Pullman Regional Hospital

A $500,000 gift is opening the door for Pullman Regional Hospital to complete a 5,000-square-foot clinic for a family medicine residency program sponsored by Washington State University’s Elson S. Floyd College of Medicine.

The anonymous contribution, which came from a couple who live outside of the region, is for the residency program that’s scheduled to start in the summer of 2022, according to a news release issued Wednesday by Pullman Regional Hospital, the clinical partner for the residency.

Half of the money met a goal of raising $1.55 million to convert hospital administration, medical records and fiscal services offices into a clinic with a waiting room, 14 exam rooms, study area, library and faculty offices.

Having a separate clinic was a requirement for the program’s accreditation, which was finalized in May.

The remainder will cover operating expenses for the residency program and is part of $400,000 the hospital and WSU hope to raise this year for that purpose.

Physicians who have graduated from medical school at accredited institutions will be eligible to apply for the three-year residency program that will accept three doctors a year and have a maximum capacity of nine.

They will be supervised by program director Dr. Stephen Hall, a family medicine physician with more than 30 years of experience who practices at Palouse Medical in Pullman.

Finishing a residency is one of the steps the doctors have to meet before they are eligible to practice independently.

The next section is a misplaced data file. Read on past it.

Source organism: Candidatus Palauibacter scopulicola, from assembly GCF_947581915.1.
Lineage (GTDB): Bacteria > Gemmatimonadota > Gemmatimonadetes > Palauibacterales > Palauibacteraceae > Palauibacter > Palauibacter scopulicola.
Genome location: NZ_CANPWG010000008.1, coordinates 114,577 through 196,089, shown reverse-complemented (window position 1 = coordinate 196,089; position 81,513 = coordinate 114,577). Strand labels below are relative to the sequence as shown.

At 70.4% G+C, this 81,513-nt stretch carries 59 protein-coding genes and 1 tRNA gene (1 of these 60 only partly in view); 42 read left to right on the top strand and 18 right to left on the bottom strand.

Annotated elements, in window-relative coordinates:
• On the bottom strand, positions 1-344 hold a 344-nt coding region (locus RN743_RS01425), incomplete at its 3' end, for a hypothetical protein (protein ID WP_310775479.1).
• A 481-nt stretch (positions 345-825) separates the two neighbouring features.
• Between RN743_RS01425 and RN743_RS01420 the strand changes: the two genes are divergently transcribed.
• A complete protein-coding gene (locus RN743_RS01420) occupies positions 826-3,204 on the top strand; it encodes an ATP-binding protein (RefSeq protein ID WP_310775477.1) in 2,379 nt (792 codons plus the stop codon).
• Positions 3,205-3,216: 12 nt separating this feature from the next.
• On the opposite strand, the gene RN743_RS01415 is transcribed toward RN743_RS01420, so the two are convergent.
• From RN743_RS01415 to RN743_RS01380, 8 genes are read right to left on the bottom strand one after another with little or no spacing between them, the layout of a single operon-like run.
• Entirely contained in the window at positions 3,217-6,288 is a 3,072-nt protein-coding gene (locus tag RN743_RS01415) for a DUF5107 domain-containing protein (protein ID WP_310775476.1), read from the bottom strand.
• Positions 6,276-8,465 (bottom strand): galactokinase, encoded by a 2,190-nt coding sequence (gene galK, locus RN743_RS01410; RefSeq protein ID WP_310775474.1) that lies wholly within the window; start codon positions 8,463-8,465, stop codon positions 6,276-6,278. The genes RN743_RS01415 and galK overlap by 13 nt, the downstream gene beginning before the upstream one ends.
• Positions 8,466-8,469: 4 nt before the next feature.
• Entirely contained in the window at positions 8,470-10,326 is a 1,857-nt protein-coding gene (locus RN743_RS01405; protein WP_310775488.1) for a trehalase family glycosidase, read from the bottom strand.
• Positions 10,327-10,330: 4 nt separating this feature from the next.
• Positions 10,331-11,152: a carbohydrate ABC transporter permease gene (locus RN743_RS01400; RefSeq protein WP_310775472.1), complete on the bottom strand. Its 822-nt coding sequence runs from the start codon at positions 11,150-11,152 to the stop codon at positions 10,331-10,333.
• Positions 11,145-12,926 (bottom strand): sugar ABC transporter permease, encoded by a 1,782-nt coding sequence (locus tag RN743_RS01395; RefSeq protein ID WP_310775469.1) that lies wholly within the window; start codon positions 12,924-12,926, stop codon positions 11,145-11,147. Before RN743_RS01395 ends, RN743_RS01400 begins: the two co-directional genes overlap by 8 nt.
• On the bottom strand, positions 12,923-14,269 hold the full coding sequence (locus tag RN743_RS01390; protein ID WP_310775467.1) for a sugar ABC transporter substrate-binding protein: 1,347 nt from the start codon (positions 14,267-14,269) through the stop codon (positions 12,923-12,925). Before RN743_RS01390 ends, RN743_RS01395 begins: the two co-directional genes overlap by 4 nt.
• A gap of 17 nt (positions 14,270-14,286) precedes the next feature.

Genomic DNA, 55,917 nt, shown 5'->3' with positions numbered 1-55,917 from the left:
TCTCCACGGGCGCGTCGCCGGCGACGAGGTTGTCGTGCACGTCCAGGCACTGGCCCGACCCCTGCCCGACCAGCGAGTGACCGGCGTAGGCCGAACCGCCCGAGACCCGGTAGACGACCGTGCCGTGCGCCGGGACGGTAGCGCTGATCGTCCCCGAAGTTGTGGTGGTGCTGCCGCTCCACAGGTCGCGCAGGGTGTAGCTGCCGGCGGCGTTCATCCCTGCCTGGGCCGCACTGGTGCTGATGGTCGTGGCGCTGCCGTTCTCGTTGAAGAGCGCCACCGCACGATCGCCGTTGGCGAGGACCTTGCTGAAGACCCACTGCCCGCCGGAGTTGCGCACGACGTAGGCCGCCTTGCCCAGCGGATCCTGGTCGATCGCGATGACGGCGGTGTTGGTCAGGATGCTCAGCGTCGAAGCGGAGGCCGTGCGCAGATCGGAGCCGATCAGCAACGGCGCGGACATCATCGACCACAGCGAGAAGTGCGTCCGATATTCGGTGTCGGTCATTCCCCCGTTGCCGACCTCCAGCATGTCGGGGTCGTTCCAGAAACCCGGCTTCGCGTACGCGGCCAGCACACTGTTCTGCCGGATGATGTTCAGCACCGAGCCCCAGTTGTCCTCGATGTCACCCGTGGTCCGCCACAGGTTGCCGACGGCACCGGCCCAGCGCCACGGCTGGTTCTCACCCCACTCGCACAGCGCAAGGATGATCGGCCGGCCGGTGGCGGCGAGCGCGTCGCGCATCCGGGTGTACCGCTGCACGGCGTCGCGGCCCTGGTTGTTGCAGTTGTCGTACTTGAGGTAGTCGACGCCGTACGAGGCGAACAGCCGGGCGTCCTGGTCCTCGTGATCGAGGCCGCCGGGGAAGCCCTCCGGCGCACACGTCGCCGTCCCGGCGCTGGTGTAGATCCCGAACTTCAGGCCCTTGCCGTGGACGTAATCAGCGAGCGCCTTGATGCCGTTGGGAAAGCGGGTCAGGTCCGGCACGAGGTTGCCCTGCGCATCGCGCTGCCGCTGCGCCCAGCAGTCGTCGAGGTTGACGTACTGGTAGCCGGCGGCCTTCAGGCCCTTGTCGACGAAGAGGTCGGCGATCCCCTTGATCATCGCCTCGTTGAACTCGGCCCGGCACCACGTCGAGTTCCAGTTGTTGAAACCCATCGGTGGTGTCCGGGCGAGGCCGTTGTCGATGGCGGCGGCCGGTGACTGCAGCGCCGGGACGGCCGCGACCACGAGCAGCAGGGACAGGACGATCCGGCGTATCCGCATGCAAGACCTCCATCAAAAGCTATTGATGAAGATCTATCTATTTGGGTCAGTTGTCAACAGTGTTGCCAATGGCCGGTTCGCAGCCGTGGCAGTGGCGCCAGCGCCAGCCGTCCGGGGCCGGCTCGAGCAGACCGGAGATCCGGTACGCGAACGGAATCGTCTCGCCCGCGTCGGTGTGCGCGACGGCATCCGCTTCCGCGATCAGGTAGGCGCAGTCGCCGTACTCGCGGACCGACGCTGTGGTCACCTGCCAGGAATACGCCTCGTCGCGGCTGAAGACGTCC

The residency at Pullman Regional Hospital has been a shared vision of many in its medical community for years, partly because it gives area physicians an opportunity to be a part of the faculty and pass their knowledge along to a new generation of doctors, said hospital CEO Scott Adams in a prepared statement.

“(The) program serves us all through better access and improved quality of care because of the commitment to ensure the residents get the best training possible,” he said.

Availability of excellent medical care in Pullman is a priority for the donors, who believe that developing trust between doctors and the patients they treat is key, according to a news release about the contribution.

They were reminded of the importance of that connection when the husband recently came across an entry in a family Bible about a successful appendectomy performed on his brother decades ago.

Their dad trusted a rural general practitioner to do the procedure even though it was his first and he wasn’t a surgeon.

The donors’ ties to Pullman also motivated them to give. They are friends with Walt and Orbie Gray, of Pullman. The husbands met when the two men were students at what is now WSU.

The Grays, and people like them on the Palouse, are important to the donors, according to the news release.

“Ensuring Pullman is home to the highest caliber of family medicine physicians will serve those we care deeply about and will empower Pullman Regional Hospital to continue caring for the university we respect and continue to cherish,” the husband said.

Williams may be contacted at ewilliam@lmtribune.com or (208) 848-2261.

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